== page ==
In February 1868, the New York Press Club hosted a dinner in honor of Charles Dickens. Jane Cunningham Croly — an accomplished journalist and author, and one of the first women to write a syndicated column — had planned to attend the prestigious banquet. As did Fanny Fern, a popular columnist known for her conversationalist, satirical pieces. To their surprise, Croly, Fern, and others were denied tickets to the event — after the club decided to bar all women.
The ordeal inspired Croly to channel her anger into action. Joining forces with Fern and a few other women, she founded Sorosis in March 1868. It was the first professional women's club in the U.S. Many of its members were respected writers, artists, historians, and scientists as well as housewives. Meetings were held at Delmonico's, an upscale restaurant that provided the club with their own dining room for women-only lunches and lectures. By daring to dine and think in public, the women sparked a movement still reverberating today.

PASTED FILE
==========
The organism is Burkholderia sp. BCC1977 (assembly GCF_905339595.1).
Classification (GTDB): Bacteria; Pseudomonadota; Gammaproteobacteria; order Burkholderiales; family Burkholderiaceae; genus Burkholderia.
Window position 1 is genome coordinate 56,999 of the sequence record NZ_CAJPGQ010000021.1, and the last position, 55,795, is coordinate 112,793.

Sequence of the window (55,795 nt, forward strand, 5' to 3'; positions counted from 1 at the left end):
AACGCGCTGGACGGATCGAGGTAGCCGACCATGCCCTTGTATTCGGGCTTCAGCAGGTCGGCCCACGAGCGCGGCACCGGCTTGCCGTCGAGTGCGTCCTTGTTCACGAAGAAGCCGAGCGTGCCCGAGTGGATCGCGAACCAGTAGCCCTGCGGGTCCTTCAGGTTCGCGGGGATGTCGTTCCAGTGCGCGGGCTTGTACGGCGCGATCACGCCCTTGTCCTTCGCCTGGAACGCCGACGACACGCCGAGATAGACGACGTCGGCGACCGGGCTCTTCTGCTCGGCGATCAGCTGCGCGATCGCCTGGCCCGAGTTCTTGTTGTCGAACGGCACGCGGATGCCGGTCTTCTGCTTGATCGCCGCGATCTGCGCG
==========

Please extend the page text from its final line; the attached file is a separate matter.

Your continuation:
Flash forward to the present. In the past decade there has been a resurgence of women-only coworking spaces providing community, a comfortable work environment, and professional development for freelancers, working moms, and entrepreneurs alike. The Wing, which gained a whirlwind of press since opening in 2016, has multiple locations in New York City, as well as Boston, D.C., Chicago, and London. Offices feature retro-style phone booths, cafes, lactation rooms, libraries, and more. They also host events with luminaries from the business, entertainment, and political sphere, from Jennifer Lopez to Stacey Abrams. Hera Hub, the first international co-working and shared office space for women, launched in 2011 in San Diego. And in 2015, the Women's Center for Creative Work opened in Los Angeles. It includes a daily working space for members, as well as support for in-house projects like a library, a feminist small press, and a health grant for artists.